Teenage Sergey (Grigoriy Fesenko), a new student at the boarding school, realizes immediately that he must prove himself worthy to be brought under the protective wing of the school gang’s leader to survive unscathed. After an indoctrination of harmless initiation pranks and rites, Sergey’s new-found clique soon introduces him to their common activities of robbery, bribery and prostitution. At first assimilating seamlessly into his new role in the tribe, he finds himself compromised as he begins to fall in love with his female classmate—and one of the gang’s escorts—triggering a sequence of stunningly diabolical events. Winner of multiple 2014 Cannes Film Festival Awards (including the coveted Critics’ Week Grand Prix), Myroslav Slaboshpytskiy’s The Tribe is an undeniably original and intense feature debut set in the insular world of a Ukrainian high school for the deaf. The Tribe unfolds through the non-verbal acting and sign language from a cast of deaf, non-professional actors—with no need for subtitles or voice over––resulting in a unique, never-before-experienced cinematic event that engages the audience on a new sensory level. We go on the road to sit down with Writer / Director Myroslav Slaboshpytskiy and talk about the challenges and the rewards of working with a non-professional, deaf cast and the story behind The Tribe and a real-life deaf Russian mafia.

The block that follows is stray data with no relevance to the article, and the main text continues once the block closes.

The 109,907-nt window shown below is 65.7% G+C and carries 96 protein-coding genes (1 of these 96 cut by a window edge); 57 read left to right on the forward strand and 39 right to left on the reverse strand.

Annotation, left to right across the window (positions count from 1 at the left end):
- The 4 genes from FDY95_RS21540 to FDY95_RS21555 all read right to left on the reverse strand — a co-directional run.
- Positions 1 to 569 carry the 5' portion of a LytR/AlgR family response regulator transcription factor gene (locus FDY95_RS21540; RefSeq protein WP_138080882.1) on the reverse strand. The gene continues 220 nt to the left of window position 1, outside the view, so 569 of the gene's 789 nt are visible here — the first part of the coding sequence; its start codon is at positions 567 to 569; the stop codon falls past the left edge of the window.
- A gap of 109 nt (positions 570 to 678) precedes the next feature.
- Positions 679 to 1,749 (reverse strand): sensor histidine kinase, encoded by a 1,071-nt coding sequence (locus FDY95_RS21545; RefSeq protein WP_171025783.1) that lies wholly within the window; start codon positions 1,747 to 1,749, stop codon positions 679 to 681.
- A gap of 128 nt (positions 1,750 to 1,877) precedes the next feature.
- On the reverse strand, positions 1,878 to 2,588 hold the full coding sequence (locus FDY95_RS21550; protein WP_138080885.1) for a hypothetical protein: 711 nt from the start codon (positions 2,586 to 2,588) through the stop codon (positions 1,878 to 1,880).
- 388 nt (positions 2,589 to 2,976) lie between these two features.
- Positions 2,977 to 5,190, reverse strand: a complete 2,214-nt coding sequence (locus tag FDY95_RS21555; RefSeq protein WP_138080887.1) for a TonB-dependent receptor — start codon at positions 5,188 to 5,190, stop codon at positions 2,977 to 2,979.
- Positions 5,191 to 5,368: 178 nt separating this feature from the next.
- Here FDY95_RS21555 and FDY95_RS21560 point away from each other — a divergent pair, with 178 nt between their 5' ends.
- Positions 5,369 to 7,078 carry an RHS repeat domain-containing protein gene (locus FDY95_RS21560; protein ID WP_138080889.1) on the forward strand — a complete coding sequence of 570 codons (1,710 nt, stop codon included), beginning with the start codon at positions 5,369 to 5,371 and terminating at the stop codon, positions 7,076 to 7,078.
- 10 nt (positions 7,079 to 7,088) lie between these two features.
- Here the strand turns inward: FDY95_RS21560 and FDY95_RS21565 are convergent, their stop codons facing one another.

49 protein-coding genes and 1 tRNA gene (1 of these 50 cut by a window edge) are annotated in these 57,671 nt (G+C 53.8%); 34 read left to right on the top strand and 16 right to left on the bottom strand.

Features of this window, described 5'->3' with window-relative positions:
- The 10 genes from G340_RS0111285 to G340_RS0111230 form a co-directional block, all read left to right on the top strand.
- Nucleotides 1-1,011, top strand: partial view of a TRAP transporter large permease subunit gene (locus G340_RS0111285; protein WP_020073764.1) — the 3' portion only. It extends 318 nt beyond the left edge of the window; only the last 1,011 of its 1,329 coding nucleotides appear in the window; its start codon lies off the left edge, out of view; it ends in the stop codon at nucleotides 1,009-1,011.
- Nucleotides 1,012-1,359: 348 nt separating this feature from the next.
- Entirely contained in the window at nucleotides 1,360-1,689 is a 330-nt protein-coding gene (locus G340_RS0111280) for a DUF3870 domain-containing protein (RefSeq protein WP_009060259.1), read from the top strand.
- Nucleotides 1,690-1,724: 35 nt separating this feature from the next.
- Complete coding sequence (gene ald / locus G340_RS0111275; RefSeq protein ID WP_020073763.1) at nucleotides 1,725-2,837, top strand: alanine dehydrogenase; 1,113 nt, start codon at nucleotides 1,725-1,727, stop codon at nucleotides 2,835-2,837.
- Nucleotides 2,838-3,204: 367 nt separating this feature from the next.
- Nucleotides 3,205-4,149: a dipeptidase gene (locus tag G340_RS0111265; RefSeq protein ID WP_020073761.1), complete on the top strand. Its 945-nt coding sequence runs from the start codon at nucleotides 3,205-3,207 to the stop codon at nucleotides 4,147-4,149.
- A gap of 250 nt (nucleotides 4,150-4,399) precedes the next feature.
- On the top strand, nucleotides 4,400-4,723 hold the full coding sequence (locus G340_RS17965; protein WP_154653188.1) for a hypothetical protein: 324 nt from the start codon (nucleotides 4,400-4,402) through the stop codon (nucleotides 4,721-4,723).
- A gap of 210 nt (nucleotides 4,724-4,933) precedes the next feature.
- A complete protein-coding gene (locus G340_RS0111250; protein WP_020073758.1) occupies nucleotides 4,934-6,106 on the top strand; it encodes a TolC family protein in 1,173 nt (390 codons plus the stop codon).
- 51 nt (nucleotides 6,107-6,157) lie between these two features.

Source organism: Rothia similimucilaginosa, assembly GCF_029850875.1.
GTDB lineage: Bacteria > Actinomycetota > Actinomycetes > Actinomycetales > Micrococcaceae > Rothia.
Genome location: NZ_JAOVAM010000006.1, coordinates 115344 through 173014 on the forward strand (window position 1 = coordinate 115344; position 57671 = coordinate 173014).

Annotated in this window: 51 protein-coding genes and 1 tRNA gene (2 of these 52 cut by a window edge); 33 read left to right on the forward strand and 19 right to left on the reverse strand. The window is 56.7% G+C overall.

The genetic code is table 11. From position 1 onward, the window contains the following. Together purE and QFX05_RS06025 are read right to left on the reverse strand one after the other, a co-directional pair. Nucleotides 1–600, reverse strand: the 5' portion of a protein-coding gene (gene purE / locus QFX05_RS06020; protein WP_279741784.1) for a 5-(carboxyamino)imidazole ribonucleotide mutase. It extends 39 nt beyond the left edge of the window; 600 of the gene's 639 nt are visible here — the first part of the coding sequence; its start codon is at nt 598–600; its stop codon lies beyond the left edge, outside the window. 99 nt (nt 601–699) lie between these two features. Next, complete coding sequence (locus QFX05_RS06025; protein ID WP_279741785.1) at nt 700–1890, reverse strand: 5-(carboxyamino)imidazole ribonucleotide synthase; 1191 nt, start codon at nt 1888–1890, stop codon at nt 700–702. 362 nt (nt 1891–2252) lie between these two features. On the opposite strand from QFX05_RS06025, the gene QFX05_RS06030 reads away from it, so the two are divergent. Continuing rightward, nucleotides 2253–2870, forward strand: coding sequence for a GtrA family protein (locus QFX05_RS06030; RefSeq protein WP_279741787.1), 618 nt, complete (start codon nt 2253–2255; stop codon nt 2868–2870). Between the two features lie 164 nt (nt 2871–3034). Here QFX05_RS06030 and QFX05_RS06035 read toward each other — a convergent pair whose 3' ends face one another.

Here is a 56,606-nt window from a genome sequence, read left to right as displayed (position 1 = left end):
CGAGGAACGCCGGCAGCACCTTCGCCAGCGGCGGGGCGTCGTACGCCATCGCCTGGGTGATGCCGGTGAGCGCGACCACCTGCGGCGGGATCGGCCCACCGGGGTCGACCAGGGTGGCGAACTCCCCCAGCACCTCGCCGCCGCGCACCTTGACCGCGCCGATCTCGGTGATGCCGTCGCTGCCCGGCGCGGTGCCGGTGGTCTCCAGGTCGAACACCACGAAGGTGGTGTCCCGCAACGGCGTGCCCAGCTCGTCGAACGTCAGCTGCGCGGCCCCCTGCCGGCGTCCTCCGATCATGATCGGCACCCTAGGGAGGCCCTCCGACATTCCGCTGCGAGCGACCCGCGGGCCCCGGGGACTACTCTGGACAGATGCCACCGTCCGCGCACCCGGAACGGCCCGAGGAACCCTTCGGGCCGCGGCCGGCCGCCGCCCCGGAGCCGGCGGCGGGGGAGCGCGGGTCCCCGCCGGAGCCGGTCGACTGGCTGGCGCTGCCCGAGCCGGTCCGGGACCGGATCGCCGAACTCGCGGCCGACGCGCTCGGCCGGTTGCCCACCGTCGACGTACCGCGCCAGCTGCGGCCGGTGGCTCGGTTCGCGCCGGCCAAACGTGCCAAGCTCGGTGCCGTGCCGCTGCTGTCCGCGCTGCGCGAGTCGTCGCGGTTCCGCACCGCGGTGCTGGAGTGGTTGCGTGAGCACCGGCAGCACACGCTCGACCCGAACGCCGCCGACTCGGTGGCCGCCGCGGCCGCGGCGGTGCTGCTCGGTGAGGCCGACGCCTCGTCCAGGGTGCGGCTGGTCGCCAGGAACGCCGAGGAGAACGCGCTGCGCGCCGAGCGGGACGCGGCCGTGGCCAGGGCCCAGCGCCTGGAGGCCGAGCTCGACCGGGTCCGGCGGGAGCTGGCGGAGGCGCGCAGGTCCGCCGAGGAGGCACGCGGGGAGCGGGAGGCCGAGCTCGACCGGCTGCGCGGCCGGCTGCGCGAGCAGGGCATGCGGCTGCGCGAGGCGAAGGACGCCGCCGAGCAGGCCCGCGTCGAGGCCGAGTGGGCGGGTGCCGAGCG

“Actions, emotions and desperate impulses speak far louder than words in “The Tribe” a formally audacious coup de cinema that marks a stunning writing-directing debut for Ukrainian filmmaker Myroslav Slaboshpytskiy.” – Justin Chang, Variety
“The use of sign language, deafness and silence itself adds several heady new ingredients to the base material, alchemically creating something rich, strange and very original.” – Leslie Felperin, The Hollywood Reporter
“Any expectations of conventional enjoyment must be checked at the door. Nevertheless, the film stands as a singular achievement.” – Joel Morgenstern, Wall Street Journal
“It toys with our pity, then it toys with our outrage, then it toys with our identification. Before we know it, we’ve been sucked into its wicked, all-too-human drama.” – Bilge Ebiri, New York Magazine / Vulture
“An utter astonishment” – Wesley Morris, Grantland